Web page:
I believe this is also the first time I have noticed that Mary maneuvers Fanny out of her moral scruples and into accepting the gift of the necklace, just as Mary and Henry adeptly maneuvered Edmund out of _his_ moral scruples and into agreeing to take a leading role in Lover's Vows several chapters earlier.
Anyway, that is the immediately preceding context to the following passage which includes the phrase you've quoted:
"Fanny dared not make any farther opposition; and with renewed but less happy thanks accepted the necklace again, for there was an expression in Miss Crawford's eyes which she could not be satisfied with. It was impossible for her to be insensible of Mr. Crawford's change of manners. She had long seen it. He evidently tried to please her: he was gallant, he was attentive, he was something like what he had been to her cousins: he wanted, she supposed, to cheat her of her tranquillity as he had cheated them; and whether he might not have some concern in this necklace—she could not be convinced that he had not, for Miss Crawford, complaisant as a sister, was careless as a woman and a friend. Reflecting and doubting, and feeling that the possession of what she had so much wished for did not bring much satisfaction, she now walked home again, with a change rather than a diminution of cares since her treading that path before." END OF CHAPTER 26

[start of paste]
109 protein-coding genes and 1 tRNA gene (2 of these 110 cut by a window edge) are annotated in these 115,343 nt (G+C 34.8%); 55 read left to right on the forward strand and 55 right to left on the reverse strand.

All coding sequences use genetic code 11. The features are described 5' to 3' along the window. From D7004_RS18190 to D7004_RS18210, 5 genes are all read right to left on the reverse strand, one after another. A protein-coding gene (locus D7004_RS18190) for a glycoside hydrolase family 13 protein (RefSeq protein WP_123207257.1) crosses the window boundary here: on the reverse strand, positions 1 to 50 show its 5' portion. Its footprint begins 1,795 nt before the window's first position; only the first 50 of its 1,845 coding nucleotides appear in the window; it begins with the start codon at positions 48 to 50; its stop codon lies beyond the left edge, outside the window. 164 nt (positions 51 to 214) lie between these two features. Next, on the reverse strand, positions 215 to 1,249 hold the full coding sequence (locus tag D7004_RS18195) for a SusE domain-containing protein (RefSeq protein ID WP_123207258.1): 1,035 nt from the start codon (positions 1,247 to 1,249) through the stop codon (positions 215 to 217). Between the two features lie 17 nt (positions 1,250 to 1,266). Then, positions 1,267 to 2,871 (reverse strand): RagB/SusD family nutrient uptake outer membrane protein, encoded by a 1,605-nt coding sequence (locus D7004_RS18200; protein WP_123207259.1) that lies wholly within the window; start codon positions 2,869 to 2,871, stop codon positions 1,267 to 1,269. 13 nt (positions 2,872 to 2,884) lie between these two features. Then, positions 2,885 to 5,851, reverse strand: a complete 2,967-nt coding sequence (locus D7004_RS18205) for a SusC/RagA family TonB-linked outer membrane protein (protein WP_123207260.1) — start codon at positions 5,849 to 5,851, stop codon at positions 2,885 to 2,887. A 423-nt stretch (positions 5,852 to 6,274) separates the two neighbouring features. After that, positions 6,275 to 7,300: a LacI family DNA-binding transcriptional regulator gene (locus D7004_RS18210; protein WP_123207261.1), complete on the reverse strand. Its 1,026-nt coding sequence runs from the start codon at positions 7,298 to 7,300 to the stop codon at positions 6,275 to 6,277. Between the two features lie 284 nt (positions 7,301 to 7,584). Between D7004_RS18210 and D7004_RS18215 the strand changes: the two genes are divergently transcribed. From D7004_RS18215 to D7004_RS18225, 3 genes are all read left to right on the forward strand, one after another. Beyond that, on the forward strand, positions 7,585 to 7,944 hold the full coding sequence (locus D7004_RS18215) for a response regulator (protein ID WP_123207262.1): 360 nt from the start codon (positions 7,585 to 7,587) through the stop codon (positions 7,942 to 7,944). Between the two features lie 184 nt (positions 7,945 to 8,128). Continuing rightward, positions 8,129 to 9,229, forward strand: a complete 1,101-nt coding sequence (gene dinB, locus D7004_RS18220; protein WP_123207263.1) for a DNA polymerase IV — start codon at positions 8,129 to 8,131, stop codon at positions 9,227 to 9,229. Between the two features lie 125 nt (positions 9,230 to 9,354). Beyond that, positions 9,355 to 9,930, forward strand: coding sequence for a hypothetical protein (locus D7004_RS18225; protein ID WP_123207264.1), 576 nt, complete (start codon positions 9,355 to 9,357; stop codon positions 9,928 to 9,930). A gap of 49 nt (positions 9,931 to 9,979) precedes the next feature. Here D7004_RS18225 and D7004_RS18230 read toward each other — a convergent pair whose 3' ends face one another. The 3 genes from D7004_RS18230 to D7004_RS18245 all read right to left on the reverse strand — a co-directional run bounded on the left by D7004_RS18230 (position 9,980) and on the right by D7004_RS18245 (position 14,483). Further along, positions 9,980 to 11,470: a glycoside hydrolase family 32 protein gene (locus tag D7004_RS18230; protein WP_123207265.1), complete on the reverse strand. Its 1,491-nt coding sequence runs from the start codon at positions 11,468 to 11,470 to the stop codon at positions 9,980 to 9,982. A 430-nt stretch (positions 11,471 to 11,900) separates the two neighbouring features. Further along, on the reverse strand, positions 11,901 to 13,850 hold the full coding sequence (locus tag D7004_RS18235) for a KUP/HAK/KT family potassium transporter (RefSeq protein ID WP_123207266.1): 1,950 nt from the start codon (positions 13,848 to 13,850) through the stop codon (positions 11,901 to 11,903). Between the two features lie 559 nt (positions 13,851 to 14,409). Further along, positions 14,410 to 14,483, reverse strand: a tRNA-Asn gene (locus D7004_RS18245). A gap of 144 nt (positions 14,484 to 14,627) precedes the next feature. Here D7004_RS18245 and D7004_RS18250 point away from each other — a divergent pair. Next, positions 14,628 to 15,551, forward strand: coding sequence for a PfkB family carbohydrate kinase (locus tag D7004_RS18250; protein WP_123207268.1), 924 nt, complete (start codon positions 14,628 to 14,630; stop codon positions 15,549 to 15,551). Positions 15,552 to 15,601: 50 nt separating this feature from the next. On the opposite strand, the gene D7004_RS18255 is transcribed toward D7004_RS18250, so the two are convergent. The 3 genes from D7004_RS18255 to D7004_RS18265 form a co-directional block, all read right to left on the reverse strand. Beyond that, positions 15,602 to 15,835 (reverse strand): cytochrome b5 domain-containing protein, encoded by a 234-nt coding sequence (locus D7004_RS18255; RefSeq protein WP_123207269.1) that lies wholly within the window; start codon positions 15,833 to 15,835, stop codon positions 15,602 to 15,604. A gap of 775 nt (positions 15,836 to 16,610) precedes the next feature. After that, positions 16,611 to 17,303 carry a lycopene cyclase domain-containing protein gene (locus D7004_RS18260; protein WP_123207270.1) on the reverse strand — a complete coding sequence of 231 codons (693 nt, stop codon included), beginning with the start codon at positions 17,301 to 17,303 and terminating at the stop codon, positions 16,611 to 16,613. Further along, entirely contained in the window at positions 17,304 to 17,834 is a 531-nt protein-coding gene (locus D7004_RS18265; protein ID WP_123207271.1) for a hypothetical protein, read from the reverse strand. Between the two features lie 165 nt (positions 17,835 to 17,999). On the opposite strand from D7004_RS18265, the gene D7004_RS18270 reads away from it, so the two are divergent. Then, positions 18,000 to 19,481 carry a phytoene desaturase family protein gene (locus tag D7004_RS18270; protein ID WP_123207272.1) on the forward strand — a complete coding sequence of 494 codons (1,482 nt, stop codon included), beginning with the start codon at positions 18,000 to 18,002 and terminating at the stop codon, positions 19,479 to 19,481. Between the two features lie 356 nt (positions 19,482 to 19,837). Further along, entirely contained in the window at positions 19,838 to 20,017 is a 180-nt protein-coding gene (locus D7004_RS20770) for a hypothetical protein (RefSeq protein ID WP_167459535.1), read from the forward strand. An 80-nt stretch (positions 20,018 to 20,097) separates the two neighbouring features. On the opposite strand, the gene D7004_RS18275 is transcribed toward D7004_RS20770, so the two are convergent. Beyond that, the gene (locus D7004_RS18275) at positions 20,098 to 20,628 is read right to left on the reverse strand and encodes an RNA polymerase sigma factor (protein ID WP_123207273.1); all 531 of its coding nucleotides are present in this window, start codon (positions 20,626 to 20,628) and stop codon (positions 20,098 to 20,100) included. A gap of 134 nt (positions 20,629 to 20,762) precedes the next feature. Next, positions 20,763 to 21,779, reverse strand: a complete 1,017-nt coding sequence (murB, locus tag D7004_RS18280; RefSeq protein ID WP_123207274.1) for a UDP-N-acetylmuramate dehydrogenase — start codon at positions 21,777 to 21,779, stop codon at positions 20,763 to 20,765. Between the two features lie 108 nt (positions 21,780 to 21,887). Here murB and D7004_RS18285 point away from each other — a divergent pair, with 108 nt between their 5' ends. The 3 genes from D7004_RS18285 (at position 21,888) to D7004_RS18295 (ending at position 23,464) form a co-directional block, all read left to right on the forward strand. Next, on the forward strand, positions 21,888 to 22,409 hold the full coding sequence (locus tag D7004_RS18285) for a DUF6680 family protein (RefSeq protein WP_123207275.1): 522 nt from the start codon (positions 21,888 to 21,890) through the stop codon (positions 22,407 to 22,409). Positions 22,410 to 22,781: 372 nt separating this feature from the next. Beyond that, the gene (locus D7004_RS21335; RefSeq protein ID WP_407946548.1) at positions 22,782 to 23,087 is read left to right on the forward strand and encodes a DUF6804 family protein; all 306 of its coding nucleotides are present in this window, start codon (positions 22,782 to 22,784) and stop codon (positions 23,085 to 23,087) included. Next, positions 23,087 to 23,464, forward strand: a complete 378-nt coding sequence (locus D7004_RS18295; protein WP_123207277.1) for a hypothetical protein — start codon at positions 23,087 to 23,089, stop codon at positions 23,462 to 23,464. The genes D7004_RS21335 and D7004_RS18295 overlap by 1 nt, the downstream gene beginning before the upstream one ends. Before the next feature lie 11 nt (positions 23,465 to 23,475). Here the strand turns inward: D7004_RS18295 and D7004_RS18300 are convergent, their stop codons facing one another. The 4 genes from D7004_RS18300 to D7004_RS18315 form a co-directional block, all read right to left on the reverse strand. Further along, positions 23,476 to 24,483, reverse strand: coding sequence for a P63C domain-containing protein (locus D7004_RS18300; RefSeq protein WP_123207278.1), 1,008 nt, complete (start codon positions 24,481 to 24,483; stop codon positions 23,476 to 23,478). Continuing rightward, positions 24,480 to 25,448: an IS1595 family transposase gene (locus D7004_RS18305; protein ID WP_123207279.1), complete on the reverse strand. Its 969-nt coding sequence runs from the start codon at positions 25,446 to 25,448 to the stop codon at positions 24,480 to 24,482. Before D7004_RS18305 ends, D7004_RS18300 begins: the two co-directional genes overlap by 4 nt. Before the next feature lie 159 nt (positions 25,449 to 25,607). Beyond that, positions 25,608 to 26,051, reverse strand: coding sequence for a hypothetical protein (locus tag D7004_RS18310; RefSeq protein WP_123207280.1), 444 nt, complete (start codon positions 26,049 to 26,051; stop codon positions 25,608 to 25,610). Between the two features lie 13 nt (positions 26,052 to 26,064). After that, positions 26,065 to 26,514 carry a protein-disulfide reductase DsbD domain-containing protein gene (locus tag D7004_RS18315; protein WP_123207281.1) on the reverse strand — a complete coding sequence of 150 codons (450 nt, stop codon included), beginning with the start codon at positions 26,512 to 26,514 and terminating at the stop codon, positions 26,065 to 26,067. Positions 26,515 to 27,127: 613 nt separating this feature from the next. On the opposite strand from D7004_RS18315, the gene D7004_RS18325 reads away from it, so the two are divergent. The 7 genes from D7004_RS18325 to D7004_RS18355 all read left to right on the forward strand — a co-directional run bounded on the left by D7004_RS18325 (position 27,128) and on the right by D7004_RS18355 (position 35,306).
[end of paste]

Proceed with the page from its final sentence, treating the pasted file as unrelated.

Our first task, I suggest, is to infer what expression Fanny discerns in Mary's eye which Fanny "could not be satisfied with". Upon examination, I believe it can only be some sort of subliminal wink of triumph, as Mary has indeed finessed Fanny into accepting the necklace. Mary wants to make sure that Fanny knows that Mary did all of this finessing entirely intentionally, but also with _total_ deniability. I.e., exactly the same way Mary puns about rears and vices, and exactly the same way that JA layers in her own authorial subliminal meanings in her writing, always with total deniability. Anyway, that is why Fanny's thanks to Mary for the gift of the necklace are "less happy" (translating Fanny-ese into English, "less happy" means "furious and miserable"!) than they were three paragraphs earlier, right _before_ Mary sprang her little trap on Fanny.